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I am presently starting a second log. I am not even 2 years into this hobby, plugging away at a Caldercraft kit, the HM Granado, and have now started a new (old) build. My neighbour purchased this kit 25 years ago in 1989 and completed it to the stage shown in the pictures below. Unfortunately, that is where it has sat for 24.5 years and fortunate for me though is that he has passed the kit on to me. I was very surprised at the quality of his work, certainly better that what I would have done on my first effort and maybe even on a second effort for me, specifically with respect to the planking. The kit though has some definite misgivings.

 

1) There is no instructions at all - not sure if they were present originally and subsequently lost but for me I have had to do a lot of research both on MSW and with a co-worker of my wife's who to my surprise has built 3 Bluenose and Bluenose II kits and lucky for me, was able to provide me with his instruction manuals and plans to refer to.

2) The quality of the kit components is certainly not up to par with the Caldercraft kit  - for example plastic deadeyes and blocks which I will surely replace with wooden items.

3) Some missing parts but certainly easy to scratch build - for example the rudder and the cradle. 

4) There are some minor mistakes and deviations from the plans made by my neighbour, but easy to fix.

 

There are some positive items to the present build and kit though.

 

1) The hull is single planked but my neighbour has done a very good job (in my estimation). The nail holes are nicely countersunk and with a fine layer of wood filler, the hull is ready for primer and paint.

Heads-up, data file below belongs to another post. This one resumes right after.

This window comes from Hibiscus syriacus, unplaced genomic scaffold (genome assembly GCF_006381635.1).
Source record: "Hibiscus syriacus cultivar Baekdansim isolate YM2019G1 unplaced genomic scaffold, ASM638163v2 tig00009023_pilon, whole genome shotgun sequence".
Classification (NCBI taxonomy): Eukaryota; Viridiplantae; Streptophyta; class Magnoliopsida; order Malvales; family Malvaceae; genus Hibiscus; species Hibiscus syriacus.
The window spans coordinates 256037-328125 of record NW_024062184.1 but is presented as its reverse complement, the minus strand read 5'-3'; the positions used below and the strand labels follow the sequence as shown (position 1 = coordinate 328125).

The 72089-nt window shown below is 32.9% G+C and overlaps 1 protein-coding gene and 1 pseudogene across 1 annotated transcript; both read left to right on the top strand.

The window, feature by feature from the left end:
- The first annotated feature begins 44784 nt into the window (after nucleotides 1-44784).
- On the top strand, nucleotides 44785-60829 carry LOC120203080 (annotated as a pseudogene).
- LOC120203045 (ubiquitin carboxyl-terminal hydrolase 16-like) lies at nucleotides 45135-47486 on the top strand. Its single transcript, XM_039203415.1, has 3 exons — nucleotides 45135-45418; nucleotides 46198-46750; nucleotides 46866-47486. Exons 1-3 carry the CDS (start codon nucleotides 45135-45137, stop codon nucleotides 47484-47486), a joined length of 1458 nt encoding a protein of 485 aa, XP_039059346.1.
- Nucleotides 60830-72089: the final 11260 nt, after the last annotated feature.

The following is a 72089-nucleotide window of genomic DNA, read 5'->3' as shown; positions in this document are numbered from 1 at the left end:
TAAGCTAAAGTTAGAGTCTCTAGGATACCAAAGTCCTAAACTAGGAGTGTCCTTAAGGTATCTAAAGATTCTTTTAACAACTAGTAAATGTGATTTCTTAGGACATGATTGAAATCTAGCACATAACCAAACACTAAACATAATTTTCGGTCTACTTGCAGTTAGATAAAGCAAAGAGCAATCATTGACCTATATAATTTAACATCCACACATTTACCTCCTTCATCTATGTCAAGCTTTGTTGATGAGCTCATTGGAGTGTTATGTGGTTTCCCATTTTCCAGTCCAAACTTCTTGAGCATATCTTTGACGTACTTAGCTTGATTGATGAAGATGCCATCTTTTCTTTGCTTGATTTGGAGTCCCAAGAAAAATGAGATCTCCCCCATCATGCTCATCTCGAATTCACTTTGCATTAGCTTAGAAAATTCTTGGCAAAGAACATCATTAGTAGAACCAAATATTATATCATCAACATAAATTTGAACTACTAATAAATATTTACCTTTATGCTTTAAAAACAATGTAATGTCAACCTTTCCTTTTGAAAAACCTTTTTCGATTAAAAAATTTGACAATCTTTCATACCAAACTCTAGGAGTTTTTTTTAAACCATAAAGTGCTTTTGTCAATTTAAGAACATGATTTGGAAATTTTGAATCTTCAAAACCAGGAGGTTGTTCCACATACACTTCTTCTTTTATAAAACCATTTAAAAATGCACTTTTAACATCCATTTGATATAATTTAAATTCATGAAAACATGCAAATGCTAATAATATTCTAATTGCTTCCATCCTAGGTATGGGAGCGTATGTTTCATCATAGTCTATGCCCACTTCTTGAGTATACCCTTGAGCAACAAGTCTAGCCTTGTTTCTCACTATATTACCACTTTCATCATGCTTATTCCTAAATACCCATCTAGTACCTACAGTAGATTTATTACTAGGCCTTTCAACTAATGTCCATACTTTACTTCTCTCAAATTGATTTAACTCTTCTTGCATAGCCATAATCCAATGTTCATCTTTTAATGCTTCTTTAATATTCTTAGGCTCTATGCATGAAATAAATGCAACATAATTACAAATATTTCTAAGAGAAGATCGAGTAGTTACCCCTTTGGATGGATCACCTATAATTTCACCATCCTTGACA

2) The deck planking needs a simple fine sand and is basically ready for a protective varnish.

3) The fixes that are required are easy to do - for example at the transom. Also I feel that I should first put some fake stanchions to make it more to the proper and original form. I should also cut some scuppers into the hull which I find more appealing to the model. And I will also have to create a waterway which I presume will have to be masked off and simply spray painted, first with primer and then a paint, given the current state of the model and difficulty getting a brush into the bulwarks and stanchions.

 

There is a current build on MSW of this same original kit, presently not on the market, at this scale anyways, done by 7Provinces. Hopefully we will be able to collaborate a bit and I think the model will turn out quite well. Not sure on how fast my progress will be as I currently have another build on the go.

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Edited by mrcc
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Hi Julian,

 

It's interesting to see this "other interpretation" of the same kit to compare with. I can see that the original builder also did not use the original instructions by Billing Boats. Or just chose to do things differently. The rail is an example. According to BB this is just one long strip. I have seen the technique used by the original builder in the Model Shipways (kit 2130) instructions. Both the BB and MS instructions can be found in the internet by the way. I try to find my own way and use both instructions for reference. Anyway the absence of the BB instructions is not a big loss  ;) .

Interesting also to see how the deck was done. This is one of the flaws in my model which I intend to deal with soon.

I am interested to see what you will do with the fake stanchions as well. I am working on these as well at the moment. It looks like I will put three fake stanchions between each pair of bulkhead stanchions. But from pictures I am not sure whether or not this would be the same throughout the length of the ship. At least at the aft there seem to be fewer stanchions (visible).